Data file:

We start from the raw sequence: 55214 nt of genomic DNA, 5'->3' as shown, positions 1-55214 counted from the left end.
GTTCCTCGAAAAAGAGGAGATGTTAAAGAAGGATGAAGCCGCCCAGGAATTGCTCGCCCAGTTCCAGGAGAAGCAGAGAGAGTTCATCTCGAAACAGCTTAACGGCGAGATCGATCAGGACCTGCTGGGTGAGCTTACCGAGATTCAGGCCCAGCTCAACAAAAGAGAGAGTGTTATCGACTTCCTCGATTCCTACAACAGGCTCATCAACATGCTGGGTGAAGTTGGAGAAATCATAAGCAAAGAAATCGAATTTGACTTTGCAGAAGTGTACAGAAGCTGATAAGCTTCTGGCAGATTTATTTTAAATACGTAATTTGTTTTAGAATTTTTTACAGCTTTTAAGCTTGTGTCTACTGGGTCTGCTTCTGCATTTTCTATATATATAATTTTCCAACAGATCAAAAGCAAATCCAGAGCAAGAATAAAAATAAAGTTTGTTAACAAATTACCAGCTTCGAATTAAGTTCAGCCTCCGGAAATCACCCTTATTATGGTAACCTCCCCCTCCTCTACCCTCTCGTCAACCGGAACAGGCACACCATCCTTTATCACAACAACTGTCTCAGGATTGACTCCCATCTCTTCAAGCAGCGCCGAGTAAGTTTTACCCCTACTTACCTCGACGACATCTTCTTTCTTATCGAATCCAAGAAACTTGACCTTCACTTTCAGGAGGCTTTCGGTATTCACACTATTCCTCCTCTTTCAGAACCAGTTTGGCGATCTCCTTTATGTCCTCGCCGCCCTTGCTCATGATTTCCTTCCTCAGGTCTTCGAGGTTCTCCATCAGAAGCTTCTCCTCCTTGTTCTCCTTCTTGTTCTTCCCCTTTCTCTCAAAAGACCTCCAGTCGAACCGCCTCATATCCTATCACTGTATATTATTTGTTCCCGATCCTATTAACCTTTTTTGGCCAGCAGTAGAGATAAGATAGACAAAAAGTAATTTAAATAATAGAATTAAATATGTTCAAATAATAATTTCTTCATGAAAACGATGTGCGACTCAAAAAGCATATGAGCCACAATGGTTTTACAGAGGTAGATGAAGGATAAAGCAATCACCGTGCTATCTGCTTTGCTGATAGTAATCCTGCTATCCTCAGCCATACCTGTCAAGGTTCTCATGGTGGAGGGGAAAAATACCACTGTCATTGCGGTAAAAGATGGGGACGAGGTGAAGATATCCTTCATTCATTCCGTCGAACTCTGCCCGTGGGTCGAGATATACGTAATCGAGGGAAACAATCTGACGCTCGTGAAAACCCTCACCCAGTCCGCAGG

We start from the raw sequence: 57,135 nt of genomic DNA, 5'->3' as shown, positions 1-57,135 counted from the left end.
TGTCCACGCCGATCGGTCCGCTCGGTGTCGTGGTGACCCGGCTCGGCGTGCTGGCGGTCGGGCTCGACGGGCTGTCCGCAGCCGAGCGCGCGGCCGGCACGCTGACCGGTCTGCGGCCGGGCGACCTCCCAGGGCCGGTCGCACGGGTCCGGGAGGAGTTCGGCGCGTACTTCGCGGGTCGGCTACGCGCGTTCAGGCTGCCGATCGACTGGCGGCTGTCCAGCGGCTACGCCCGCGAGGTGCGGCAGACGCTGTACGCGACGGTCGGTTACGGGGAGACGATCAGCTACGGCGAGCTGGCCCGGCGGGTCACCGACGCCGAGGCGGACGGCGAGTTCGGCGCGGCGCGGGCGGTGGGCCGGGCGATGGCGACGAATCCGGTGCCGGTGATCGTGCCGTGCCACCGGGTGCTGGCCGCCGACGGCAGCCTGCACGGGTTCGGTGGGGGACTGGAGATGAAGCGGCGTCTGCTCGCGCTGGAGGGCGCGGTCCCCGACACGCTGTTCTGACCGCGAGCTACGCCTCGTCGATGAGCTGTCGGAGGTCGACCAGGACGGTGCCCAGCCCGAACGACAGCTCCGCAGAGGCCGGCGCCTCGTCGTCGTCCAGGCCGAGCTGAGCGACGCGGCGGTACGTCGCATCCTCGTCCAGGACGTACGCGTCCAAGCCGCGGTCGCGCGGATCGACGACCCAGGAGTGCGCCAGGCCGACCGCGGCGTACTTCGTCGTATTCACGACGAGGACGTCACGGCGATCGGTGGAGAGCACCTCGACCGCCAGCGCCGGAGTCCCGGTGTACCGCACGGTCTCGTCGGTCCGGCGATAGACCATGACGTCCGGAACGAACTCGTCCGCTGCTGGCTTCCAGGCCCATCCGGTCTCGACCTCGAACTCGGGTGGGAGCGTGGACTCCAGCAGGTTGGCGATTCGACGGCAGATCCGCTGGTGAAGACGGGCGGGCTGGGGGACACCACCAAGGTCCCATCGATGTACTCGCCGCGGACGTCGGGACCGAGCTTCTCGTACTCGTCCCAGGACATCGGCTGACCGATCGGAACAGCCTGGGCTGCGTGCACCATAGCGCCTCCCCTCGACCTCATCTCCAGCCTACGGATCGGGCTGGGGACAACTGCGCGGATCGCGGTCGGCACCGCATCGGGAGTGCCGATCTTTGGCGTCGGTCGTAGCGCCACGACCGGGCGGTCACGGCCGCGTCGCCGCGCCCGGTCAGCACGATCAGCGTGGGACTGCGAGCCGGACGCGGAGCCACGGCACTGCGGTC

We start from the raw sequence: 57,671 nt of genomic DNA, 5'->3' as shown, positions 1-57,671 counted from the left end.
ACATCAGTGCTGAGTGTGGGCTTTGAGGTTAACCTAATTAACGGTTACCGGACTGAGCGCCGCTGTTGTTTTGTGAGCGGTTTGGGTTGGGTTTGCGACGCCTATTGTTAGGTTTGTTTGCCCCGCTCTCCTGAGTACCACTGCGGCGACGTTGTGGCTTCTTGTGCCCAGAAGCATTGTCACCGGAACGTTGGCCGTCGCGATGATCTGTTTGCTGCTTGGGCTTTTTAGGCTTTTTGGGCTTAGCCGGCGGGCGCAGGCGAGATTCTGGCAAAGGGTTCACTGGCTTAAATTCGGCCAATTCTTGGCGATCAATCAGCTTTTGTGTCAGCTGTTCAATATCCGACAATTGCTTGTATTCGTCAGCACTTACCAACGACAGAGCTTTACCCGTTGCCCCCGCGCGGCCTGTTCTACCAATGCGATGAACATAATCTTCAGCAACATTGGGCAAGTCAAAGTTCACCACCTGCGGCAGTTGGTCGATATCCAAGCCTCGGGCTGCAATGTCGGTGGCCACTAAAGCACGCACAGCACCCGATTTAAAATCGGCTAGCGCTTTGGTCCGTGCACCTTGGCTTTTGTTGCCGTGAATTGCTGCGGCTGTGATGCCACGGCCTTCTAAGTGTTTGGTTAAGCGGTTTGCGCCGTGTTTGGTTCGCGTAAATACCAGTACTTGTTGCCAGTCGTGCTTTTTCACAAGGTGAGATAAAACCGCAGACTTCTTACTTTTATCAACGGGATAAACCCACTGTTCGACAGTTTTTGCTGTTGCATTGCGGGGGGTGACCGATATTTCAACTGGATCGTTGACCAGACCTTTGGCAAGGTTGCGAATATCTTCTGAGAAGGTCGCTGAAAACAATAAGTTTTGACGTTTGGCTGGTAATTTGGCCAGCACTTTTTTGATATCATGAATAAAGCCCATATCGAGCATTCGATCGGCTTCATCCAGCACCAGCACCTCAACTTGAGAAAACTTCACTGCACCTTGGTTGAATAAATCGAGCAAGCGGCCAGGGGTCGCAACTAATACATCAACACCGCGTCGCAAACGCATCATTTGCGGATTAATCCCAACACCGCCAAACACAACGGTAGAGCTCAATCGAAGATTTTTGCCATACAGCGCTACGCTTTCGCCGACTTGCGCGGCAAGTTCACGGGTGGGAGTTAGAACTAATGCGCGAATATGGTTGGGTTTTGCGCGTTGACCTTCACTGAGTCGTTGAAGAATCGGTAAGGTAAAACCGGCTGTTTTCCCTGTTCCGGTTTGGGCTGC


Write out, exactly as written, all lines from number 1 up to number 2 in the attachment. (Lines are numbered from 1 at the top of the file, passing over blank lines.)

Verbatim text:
We start from the raw sequence: 55214 nt of genomic DNA, 5'->3' as shown, positions 1-55214 counted from the left end.
GTTCCTCGAAAAAGAGGAGATGTTAAAGAAGGATGAAGCCGCCCAGGAATTGCTCGCCCAGTTCCAGGAGAAGCAGAGAGAGTTCATCTCGAAACAGCTTAACGGCGAGATCGATCAGGACCTGCTGGGTGAGCTTACCGAGATTCAGGCCCAGCTCAACAAAAGAGAGAGTGTTATCGACTTCCTCGATTCCTACAACAGGCTCATCAACATGCTGGGTGAAGTTGGAGAAATCATAAGCAAAGAAATCGAATTTGACTTTGCAGAAGTGTACAGAAGCTGATAAGCTTCTGGCAGATTTATTTTAAATACGTAATTTGTTTTAGAATTTTTTACAGCTTTTAAGCTTGTGTCTACTGGGTCTGCTTCTGCATTTTCTATATATATAATTTTCCAACAGATCAAAAGCAAATCCAGAGCAAGAATAAAAATAAAGTTTGTTAACAAATTACCAGCTTCGAATTAAGTTCAGCCTCCGGAAATCACCCTTATTATGGTAACCTCCCCCTCCTCTACCCTCTCGTCAACCGGAACAGGCACACCATCCTTTATCACAACAACTGTCTCAGGATTGACTCCCATCTCTTCAAGCAGCGCCGAGTAAGTTTTACCCCTACTTACCTCGACGACATCTTCTTTCTTATCGAATCCAAGAAACTTGACCTTCACTTTCAGGAGGCTTTCGGTATTCACACTATTCCTCCTCTTTCAGAACCAGTTTGGCGATCTCCTTTATGTCCTCGCCGCCCTTGCTCATGATTTCCTTCCTCAGGTCTTCGAGGTTCTCCATCAGAAGCTTCTCCTCCTTGTTCTCCTTCTTGTTCTTCCCCTTTCTCTCAAAAGACCTCCAGTCGAACCGCCTCATATCCTATCACTGTATATTATTTGTTCCCGATCCTATTAACCTTTTTTGGCCAGCAGTAGAGATAAGATAGACAAAAAGTAATTTAAATAATAGAATTAAATATGTTCAAATAATAATTTCTTCATGAAAACGATGTGCGACTCAAAAAGCATATGAGCCACAATGGTTTTACAGAGGTAGATGAAGGATAAAGCAATCACCGTGCTATCTGCTTTGCTGATAGTAATCCTGCTATCCTCAGCCATACCTGTCAAGGTTCTCATGGTGGAGGGGAAAAATACCACTGTCATTGCGGTAAAAGATGGGGACGAGGTGAAGATATCCTTCATTCATTCCGTCGAACTCTGCCCGTGGGTCGAGATATACGTAATCGAGGGAAACAATCTGACGCTCGTGAAAACCCTCACCCAGTCCGCAGG